Sunday, 14 April 2013

Into the Woods part 8 - magic!

I did manage to get out into the workshop today as it was, for once, warm enough, which allowed me to do the messy stuff that I'd be a dead man if I tried on the dining table.

I put together a couple more of the Woodland Scenics tree armatures + rubberised horsehair + flock trees, in addition to the willow - I'd have done more, but managed to tweak my back shifting things to make space to set up more trees to dry, so decided to call it a day after two. Not been a good weekend so far.

On the good side, I've now had a lazy afternoon stretched out on the bed watching various YouTube scenery how-to videos!

Anyway - the magic stuff is that mythical substance, Johnson's Klear. It isn't actually available in the UK as Klear at present: it's now called 'Pledge Multi-Surface Wax', but it appears to do the same thing, namely dry to a clear almost-sealant type coat. Big thanks to Matthias Darrow, who pointed out its usefulness to me in the comments on a previous post. It's not that easy to come by (there are rumours Morrison's stock it but I failed to find any), but I managed to score a decently cheap supplier on Amazon.
Basically, I poured about an inch or so neat into an ice-cream tub, liberally dunked the trees in it and am now leaving them to dry. The previous time I did this, I diluted it about 50/50 with water: it did work (producing a clear coat on the trees that you can shake pretty vigorously without the foliage dropping off) but it does take a good few days to dry. This time, therefore, I'm trying it neat to see if it dries faster: I've sealed the container, so hopefully I can reuse it for the rest of the trees.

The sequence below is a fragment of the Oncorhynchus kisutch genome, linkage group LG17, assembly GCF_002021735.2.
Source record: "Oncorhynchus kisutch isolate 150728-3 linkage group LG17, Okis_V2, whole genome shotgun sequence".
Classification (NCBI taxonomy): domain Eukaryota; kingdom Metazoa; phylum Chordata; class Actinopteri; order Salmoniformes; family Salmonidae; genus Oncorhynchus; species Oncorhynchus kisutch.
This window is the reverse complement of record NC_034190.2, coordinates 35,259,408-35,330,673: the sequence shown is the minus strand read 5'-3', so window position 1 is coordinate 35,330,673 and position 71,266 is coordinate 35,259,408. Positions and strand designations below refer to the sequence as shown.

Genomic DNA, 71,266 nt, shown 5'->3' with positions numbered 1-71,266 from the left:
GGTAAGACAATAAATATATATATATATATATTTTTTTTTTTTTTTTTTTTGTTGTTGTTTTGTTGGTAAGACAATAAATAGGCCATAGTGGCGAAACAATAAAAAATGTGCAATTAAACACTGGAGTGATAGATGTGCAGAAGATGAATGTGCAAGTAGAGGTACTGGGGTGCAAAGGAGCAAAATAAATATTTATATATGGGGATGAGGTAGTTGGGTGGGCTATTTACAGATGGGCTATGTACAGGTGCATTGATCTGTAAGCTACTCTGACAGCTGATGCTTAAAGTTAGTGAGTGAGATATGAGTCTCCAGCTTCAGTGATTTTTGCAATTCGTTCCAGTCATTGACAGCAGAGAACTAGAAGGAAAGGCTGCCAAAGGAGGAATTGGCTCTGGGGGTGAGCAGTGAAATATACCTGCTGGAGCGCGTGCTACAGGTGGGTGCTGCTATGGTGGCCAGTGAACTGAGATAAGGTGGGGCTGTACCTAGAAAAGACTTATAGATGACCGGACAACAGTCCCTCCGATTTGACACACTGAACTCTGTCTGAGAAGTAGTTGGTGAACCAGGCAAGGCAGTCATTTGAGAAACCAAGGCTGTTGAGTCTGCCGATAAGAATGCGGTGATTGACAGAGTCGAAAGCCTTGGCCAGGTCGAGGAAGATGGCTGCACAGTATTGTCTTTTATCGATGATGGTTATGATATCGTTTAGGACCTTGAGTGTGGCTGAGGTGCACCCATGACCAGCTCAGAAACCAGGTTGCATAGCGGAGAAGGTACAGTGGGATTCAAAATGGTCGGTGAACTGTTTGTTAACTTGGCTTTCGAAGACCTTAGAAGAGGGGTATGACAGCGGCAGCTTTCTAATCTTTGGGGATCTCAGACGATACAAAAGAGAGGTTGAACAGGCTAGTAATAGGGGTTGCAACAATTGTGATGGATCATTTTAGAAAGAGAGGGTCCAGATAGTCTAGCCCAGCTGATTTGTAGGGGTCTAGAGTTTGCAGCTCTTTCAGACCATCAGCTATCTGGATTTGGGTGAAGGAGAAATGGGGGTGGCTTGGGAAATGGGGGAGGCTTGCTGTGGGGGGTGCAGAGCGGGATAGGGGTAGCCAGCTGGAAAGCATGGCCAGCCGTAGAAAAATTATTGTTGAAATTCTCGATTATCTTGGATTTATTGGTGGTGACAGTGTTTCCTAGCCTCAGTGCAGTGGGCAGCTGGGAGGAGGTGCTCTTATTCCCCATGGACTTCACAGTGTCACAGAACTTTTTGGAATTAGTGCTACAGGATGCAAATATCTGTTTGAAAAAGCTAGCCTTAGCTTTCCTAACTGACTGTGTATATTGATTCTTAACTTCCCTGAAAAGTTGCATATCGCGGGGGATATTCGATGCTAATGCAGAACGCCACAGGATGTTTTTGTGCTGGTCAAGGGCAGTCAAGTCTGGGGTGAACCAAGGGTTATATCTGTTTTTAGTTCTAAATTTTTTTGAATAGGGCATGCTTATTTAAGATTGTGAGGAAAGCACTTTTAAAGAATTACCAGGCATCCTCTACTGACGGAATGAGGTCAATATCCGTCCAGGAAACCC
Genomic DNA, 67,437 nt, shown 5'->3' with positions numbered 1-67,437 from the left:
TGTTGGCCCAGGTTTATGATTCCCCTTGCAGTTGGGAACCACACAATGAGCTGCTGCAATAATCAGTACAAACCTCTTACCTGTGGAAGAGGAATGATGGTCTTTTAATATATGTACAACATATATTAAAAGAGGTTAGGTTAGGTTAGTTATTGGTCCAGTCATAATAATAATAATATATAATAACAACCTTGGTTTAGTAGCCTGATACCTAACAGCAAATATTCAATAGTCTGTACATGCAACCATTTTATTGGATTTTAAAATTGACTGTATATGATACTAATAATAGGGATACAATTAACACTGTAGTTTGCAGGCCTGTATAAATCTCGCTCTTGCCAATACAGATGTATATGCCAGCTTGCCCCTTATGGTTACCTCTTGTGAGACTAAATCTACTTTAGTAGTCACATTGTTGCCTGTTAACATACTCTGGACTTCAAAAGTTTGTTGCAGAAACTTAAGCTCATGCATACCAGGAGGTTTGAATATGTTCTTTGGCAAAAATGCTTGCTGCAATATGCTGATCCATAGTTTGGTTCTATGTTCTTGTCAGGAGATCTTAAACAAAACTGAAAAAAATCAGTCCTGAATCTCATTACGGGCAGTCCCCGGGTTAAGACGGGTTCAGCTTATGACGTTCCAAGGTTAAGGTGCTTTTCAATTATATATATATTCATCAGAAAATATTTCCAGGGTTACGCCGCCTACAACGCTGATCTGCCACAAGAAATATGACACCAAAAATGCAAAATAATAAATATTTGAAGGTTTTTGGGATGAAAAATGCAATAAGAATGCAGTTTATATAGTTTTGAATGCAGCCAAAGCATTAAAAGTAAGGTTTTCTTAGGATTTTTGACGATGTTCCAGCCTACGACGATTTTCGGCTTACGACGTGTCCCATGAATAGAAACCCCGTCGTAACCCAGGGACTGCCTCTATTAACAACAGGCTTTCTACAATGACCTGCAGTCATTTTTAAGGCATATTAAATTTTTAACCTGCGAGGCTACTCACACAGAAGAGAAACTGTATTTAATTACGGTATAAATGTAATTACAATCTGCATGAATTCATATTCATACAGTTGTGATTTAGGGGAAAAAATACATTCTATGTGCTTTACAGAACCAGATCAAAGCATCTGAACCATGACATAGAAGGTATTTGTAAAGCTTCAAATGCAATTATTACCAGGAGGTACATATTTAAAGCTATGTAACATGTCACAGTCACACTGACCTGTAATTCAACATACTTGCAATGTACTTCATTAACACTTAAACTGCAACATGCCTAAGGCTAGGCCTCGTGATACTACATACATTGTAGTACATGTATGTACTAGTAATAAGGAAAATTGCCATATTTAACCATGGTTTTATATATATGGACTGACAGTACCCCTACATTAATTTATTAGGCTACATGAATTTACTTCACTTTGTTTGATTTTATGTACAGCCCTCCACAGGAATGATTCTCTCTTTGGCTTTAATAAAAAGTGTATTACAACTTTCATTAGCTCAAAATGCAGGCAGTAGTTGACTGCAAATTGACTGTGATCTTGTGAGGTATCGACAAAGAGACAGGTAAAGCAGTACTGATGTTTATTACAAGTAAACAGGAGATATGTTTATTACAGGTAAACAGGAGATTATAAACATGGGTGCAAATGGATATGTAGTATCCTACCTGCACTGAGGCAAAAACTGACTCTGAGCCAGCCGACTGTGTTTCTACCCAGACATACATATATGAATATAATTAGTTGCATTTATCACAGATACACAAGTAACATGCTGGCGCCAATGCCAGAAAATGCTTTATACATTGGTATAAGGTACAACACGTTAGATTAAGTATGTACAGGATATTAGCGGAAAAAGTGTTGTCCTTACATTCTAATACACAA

As you can see, it's messy, and you do need to leave it to dry someplace it's not going to get knocked, etc.

6 comments:

  1. With the trees from GW, I noticed a lot of the stuff can come off. Is that the same in any tree making, pre-made or not, case?

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    Replies
    1. Heck yes - that's half the reason this series of posts has gone on as long as it has.

      The advantage of making trees for a static model railway layout is you don't have to pack it up every club session: making trees for (especially) club scenery for wargames, you need to work quite hard to keep the foliage on. See the comments to part 4 for some of the lengths folks go to.

      Delete
  2. Looking good so far, fingers crossed.

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  3. Does this method of preserving foliage work on rubberised lichen? I find that though it makes very satisfactory trees, the stuff dries out and becomes brittle after a period of time. You can revivify them by spraying water on them, but storage has to be in reasonably waterproof containers.

    I have tried spraying trees with diluted PVA, but am not convinced of that method's efficacy.

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  4. Thanks for the shoutout, Mike! A great idea, too. I haven't tried actually dunking the trees in the stuff. Just be careful where you leave it to dry, because the floor-polish is extremely sticky. Also, don't touch it to much, as it can, unfortunately, strip paint! (I had some bad luck trying to use it as a varnish.)

    For those readers who are in the US, the product is sold here as "Pledge with Future Shine," a floor-polish for linoleum floors. But if you google "Future Floor Finish," you'll come up with an exhaustive web page detailing the different names under which it's sold worldwide. There is a baffling array of uses for this stuff in the modeling community... I just wouldn't recommend using it as a varnish.

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  5. I followed your example with some K & M model railway trees. I had a large plastic coke bottle (kindly emptied by the chaps during a Friday night's game) with the top cut off filled with about three bottles of Pledge, it took this to cover the largest trees. Then they were spun (by hand) in an empty bucket to remove most of the Pledge and hung up to dry on a line strung across the garage.

    ReplyDelete

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